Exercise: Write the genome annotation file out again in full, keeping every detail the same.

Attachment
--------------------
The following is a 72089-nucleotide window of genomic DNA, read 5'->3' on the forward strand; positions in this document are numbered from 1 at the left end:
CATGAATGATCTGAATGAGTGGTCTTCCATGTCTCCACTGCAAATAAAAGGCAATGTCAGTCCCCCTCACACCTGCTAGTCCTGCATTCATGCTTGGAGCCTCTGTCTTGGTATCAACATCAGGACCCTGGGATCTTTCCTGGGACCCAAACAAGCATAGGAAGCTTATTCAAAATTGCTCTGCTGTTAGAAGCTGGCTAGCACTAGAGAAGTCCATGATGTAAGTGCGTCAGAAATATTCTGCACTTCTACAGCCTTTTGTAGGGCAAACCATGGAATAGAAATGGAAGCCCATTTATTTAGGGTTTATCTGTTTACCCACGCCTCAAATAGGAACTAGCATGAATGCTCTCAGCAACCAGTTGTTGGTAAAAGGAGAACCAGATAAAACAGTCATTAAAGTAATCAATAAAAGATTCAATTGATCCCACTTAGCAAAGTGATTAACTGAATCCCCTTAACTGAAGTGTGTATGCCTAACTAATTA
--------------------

The following is a 72089-nucleotide window of genomic DNA, read 5'->3' on the forward strand; positions in this document are numbered from 1 at the left end:
CATGAATGATCTGAATGAGTGGTCTTCCATGTCTCCACTGCAAATAAAAGGCAATGTCAGTCCCCCTCACACCTGCTAGTCCTGCATTCATGCTTGGAGCCTCTGTCTTGGTATCAACATCAGGACCCTGGGATCTTTCCTGGGACCCAAACAAGCATAGGAAGCTTATTCAAAATTGCTCTGCTGTTAGAAGCTGGCTAGCACTAGAGAAGTCCATGATGTAAGTGCGTCAGAAATATTCTGCACTTCTACAGCCTTTTGTAGGGCAAACCATGGAATAGAAATGGAAGCCCATTTATTTAGGGTTTATCTGTTTACCCACGCCTCAAATAGGAACTAGCATGAATGCTCTCAGCAACCAGTTGTTGGTAAAAGGAGAACCAGATAAAACAGTCATTAAAGTAATCAATAAAAGATTCAATTGATCCCACTTAGCAAAGTGATTAACTGAATCCCCTTAACTGAAGTGTGTATGCCTAACTAATTA